1st Day at MWW Part 2

Mmmm…yummy food…

It’s strange to hear so many people speaking of your trade that you normally deal with by yourself. Overheard:

“Is this supposed to be a picture book for children? The pictures look too–strange–”

“You need to show, not tell.”

“I think I need to rip out the prologue altogether because it’s not going anywhere.”

“I told my agent that it had to be one of the larger publishing houses. I haven’t heard anything since. Agents are no good scums. I’ve been waiting three months and nothing!”

“Do you think I need to cut down on the background stuff?” “Well, it goes on for about five pages. I think so.”

So far, I met today:

A nice elderly lady who interviewed Jimmy Hendrix and the Beatles, and who can write in shorthand.
A screenwriter who has submitted a draft to the Sundance Festival.
Jane Friedman, editor of Writer’s Digest
A woman who has traveled here from Australia.

More tomorrow.


1st Day at MWW, part 1. (insert dial tone squeal here…)

Okay, I’m thinking of in the Matrix, when Neo goes into the real world for the first time by getting strapped in a chair, then all the mirror goo flows over him, and as it enters his mouth, he screams, but then his scream morphs into this loud, piercing, elongated, electric dial tone squeal…kind of like EEEEERRRRRRRAAAAAAARRRRRRRRRRR…..

All right. Now imagine that going through your head constantly, with some occasional bouts of caffeine jerkiness, and that pretty much sums up how I feel at this moment.

I’m running on four-hour sleep fumes when I got here and immediately hit the first session taught by Dennis Hensley On Reading and Writing the Literary Story. First part, so brain-dead I can’t even think straight, and he’s going on about symbolism and colors and I’m thinking what does this have to do with writing literary stories? At the break, I even ask aloud, “Am I in the right session?” He assures me I am.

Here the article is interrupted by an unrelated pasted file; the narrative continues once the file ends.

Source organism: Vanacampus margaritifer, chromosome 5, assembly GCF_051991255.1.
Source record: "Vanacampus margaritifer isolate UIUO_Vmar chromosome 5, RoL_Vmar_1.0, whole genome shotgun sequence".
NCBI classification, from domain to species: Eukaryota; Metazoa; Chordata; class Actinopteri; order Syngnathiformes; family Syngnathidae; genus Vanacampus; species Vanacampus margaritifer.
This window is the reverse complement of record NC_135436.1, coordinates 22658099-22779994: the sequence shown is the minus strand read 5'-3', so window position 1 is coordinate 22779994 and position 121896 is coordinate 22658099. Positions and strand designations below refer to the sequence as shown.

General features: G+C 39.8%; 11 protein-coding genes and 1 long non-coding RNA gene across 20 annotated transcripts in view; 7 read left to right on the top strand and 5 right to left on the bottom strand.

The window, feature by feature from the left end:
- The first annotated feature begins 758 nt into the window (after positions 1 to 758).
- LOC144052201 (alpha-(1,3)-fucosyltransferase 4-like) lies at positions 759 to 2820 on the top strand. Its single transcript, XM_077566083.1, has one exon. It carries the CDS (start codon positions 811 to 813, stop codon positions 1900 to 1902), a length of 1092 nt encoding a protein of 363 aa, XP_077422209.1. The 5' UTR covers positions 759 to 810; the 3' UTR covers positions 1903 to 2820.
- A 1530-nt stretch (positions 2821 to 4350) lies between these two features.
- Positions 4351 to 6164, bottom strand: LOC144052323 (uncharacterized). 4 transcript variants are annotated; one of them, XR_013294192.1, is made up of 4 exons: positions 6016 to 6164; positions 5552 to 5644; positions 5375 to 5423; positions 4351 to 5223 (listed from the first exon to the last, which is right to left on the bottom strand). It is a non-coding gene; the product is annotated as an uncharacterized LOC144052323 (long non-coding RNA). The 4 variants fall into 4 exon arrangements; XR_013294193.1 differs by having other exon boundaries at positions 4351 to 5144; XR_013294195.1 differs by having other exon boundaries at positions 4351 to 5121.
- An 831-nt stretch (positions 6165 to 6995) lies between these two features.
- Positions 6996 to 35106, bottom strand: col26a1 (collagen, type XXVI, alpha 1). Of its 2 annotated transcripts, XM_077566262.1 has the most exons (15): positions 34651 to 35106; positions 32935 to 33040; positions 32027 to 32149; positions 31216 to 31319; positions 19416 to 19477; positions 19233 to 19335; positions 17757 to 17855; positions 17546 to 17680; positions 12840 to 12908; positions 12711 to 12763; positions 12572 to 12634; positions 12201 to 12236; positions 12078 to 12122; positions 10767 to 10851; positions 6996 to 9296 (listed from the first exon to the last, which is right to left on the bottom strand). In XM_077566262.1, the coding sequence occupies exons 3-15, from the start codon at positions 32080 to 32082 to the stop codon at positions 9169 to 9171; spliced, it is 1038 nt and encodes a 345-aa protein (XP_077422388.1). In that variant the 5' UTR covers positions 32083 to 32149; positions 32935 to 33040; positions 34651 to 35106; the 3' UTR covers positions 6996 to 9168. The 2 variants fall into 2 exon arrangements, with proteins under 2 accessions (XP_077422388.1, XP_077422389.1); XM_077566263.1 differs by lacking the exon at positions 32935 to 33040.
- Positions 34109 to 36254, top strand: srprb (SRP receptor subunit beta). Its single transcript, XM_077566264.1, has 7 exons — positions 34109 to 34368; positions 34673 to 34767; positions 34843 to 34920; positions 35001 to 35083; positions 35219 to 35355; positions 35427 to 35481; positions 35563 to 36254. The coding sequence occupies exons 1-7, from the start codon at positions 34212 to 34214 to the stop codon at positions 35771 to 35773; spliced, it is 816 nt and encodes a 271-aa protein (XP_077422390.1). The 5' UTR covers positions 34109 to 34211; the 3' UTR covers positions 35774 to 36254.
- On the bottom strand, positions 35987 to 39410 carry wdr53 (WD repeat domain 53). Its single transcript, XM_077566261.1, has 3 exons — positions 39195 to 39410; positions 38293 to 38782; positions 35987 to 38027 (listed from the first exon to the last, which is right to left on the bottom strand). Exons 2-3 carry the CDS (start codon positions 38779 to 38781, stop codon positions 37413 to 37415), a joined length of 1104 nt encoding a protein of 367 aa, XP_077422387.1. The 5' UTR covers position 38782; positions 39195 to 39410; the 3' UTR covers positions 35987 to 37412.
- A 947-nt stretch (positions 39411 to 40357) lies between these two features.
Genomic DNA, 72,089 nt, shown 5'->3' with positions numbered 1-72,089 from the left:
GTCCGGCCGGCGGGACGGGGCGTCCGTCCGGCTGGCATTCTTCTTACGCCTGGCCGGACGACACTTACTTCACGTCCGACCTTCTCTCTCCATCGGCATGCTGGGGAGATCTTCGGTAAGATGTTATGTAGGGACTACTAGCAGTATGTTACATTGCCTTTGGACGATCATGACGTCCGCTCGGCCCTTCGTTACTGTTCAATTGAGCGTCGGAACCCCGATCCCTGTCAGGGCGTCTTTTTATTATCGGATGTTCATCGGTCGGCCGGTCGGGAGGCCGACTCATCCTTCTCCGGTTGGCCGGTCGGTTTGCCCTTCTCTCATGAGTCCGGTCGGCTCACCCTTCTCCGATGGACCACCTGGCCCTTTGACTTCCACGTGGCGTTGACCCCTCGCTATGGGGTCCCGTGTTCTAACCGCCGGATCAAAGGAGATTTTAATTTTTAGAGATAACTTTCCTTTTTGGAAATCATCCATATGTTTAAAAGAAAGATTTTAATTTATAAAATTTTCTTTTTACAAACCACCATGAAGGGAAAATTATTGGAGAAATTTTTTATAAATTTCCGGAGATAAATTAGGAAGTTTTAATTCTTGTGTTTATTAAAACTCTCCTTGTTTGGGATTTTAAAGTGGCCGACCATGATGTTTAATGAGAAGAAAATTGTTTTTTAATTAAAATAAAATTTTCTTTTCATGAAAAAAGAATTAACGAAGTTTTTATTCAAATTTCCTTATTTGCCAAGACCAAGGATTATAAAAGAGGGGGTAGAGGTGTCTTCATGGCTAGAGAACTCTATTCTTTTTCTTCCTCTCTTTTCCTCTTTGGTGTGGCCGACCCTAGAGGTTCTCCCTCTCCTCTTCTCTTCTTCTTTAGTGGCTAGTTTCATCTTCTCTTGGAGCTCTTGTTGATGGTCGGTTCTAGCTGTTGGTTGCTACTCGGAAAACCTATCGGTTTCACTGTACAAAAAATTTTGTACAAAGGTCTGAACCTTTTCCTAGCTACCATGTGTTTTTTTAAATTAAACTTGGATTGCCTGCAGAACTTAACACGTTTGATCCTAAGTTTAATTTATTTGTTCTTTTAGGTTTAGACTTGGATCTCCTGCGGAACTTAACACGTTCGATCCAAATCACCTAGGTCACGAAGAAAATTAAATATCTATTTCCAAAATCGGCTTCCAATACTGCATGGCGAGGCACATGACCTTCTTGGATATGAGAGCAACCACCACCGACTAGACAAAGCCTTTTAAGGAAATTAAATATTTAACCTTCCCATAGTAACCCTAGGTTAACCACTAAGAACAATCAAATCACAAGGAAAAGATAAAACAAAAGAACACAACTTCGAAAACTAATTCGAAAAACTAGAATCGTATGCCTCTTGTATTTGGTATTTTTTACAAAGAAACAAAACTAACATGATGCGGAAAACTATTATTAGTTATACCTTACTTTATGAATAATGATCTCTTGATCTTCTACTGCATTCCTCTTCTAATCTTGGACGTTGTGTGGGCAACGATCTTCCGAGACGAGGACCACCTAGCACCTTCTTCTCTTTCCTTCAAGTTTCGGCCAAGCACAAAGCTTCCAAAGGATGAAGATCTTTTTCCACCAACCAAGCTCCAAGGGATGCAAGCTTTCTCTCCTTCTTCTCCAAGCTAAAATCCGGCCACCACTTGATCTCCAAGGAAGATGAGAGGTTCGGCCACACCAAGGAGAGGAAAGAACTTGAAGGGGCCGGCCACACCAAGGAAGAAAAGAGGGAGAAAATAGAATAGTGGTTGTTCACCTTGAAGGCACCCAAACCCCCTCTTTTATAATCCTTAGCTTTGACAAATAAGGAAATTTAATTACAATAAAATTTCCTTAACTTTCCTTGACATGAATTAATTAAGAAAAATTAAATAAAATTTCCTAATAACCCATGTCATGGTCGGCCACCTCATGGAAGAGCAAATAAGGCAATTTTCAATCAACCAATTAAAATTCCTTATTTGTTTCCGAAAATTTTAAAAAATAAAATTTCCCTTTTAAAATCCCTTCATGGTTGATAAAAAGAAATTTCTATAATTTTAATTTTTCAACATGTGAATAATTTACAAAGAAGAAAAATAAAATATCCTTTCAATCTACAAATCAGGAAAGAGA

2nd half, we read a story and break it apart, and all that he had taught before in the first half comes together and coagulates in my mind, but not in a pleasant way. When we break for lunch, I’m almost in tears, thinking, And we’re expected to write like this? No way I can churn out something as wonderful as that? I’m a failure!

We’re fed lunch. Mmmm…lasagna. I think I’ll pass. That’s all I need, a carbohydrate crash in the middle of the afternoon. I bring my plate into the full dining room, and a line from the Jack London “War” story we read in session comes back to me. “He was appalled by his own loneliness…” So to combat it (wait…the symbolism’s kicking in…), I go up to a table and introduce myself. The people are nice.

There’s a speaker during lunch, but while I’m supposed to be paying attention, all I can think of is EEEEERRRRRRRAAAAAAARRRRRRRRRRR…..

3rd part of the session. Hensley’s giving us more info, more examples. I scribble notes madly. Yes, red = danger. White = life. Gray = life and death simultaneously…

And at some point, something clicks. Wait a second. My main character in Willow has gray eyes. He’s a Voice for trees. He uses their powers to bring life, but he also uses it to bring death…OF COURSE! I GET IT!

And suddenly, the world turns a half-click sideways, and I get it. This is how you write literary fiction. It’s so easy, so laughingly, horribly easy, I can’t believe that I never saw it before. I mean, yes, I saw it, but I didn’t see it. Making the words work for you. Using them to tell the story. Bringing the reader in to make them want to read more. I get it. I get it. The feeling is wonderful and horrifying in that I can write something like that, makes me all jittery….

No…wait…I think it’s all the coffee I drunk earlier that’s taking its toll.

That’s it. At the final break, I get orange juice and water. No more coffee for me. Now, if you don’t mind, I think I’ll sit in this chair and space out while I wait for the next session to begin.